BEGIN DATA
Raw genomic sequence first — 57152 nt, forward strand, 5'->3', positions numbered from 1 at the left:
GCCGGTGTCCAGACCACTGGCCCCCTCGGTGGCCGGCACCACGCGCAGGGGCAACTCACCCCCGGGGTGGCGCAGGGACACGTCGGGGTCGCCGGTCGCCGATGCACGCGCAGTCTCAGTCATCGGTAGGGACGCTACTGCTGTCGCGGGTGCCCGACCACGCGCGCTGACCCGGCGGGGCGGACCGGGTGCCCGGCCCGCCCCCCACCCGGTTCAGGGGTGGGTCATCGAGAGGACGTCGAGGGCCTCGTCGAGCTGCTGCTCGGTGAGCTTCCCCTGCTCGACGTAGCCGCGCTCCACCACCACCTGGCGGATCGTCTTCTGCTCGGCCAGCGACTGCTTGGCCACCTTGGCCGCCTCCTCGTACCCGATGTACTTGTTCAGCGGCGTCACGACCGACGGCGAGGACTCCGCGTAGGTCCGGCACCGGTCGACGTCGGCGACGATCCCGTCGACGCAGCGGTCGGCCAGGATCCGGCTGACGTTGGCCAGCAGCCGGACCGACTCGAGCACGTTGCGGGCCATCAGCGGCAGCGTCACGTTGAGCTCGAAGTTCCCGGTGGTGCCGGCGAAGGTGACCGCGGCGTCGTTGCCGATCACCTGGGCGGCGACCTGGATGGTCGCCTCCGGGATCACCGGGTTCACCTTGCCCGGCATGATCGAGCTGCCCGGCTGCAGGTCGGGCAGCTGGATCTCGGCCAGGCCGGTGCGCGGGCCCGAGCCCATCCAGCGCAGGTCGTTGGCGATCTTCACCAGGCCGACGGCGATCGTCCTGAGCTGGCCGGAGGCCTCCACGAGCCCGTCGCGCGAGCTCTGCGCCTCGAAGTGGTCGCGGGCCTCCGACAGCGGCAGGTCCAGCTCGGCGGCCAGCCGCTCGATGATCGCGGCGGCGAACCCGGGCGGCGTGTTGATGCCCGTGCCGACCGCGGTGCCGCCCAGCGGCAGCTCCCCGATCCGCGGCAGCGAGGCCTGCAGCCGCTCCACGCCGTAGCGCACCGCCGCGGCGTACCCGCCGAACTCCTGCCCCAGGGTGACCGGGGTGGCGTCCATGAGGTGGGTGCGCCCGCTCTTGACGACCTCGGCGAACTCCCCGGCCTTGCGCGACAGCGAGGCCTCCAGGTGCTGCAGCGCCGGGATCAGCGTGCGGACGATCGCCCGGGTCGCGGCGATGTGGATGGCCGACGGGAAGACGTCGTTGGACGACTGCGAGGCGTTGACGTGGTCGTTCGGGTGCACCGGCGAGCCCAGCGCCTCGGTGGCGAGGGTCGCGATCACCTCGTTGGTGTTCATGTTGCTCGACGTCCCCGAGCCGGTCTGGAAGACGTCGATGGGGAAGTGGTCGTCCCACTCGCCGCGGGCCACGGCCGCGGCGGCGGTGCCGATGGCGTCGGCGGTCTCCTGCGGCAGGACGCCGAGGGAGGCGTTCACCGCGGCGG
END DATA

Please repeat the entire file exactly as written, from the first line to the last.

Raw genomic sequence first — 57152 nt, forward strand, 5'->3', positions numbered from 1 at the left:
GCCGGTGTCCAGACCACTGGCCCCCTCGGTGGCCGGCACCACGCGCAGGGGCAACTCACCCCCGGGGTGGCGCAGGGACACGTCGGGGTCGCCGGTCGCCGATGCACGCGCAGTCTCAGTCATCGGTAGGGACGCTACTGCTGTCGCGGGTGCCCGACCACGCGCGCTGACCCGGCGGGGCGGACCGGGTGCCCGGCCCGCCCCCCACCCGGTTCAGGGGTGGGTCATCGAGAGGACGTCGAGGGCCTCGTCGAGCTGCTGCTCGGTGAGCTTCCCCTGCTCGACGTAGCCGCGCTCCACCACCACCTGGCGGATCGTCTTCTGCTCGGCCAGCGACTGCTTGGCCACCTTGGCCGCCTCCTCGTACCCGATGTACTTGTTCAGCGGCGTCACGACCGACGGCGAGGACTCCGCGTAGGTCCGGCACCGGTCGACGTCGGCGACGATCCCGTCGACGCAGCGGTCGGCCAGGATCCGGCTGACGTTGGCCAGCAGCCGGACCGACTCGAGCACGTTGCGGGCCATCAGCGGCAGCGTCACGTTGAGCTCGAAGTTCCCGGTGGTGCCGGCGAAGGTGACCGCGGCGTCGTTGCCGATCACCTGGGCGGCGACCTGGATGGTCGCCTCCGGGATCACCGGGTTCACCTTGCCCGGCATGATCGAGCTGCCCGGCTGCAGGTCGGGCAGCTGGATCTCGGCCAGGCCGGTGCGCGGGCCCGAGCCCATCCAGCGCAGGTCGTTGGCGATCTTCACCAGGCCGACGGCGATCGTCCTGAGCTGGCCGGAGGCCTCCACGAGCCCGTCGCGCGAGCTCTGCGCCTCGAAGTGGTCGCGGGCCTCCGACAGCGGCAGGTCCAGCTCGGCGGCCAGCCGCTCGATGATCGCGGCGGCGAACCCGGGCGGCGTGTTGATGCCCGTGCCGACCGCGGTGCCGCCCAGCGGCAGCTCCCCGATCCGCGGCAGCGAGGCCTGCAGCCGCTCCACGCCGTAGCGCACCGCCGCGGCGTACCCGCCGAACTCCTGCCCCAGGGTGACCGGGGTGGCGTCCATGAGGTGGGTGCGCCCGCTCTTGACGACCTCGGCGAACTCCCCGGCCTTGCGCGACAGCGAGGCCTCCAGGTGCTGCAGCGCCGGGATCAGCGTGCGGACGATCGCCCGGGTCGCGGCGATGTGGATGGCCGACGGGAAGACGTCGTTGGACGACTGCGAGGCGTTGACGTGGTCGTTCGGGTGCACCGGCGAGCCCAGCGCCTCGGTGGCGAGGGTCGCGATCACCTCGTTGGTGTTCATGTTGCTCGACGTCCCCGAGCCGGTCTGGAAGACGTCGATGGGGAAGTGGTCGTCCCACTCGCCGCGGGCCACGGCCGCGGCGGCGGTGCCGATGGCGTCGGCGGTCTCCTGCGGCAGGACGCCGAGGGAGGCGTTCACCGCGGCGG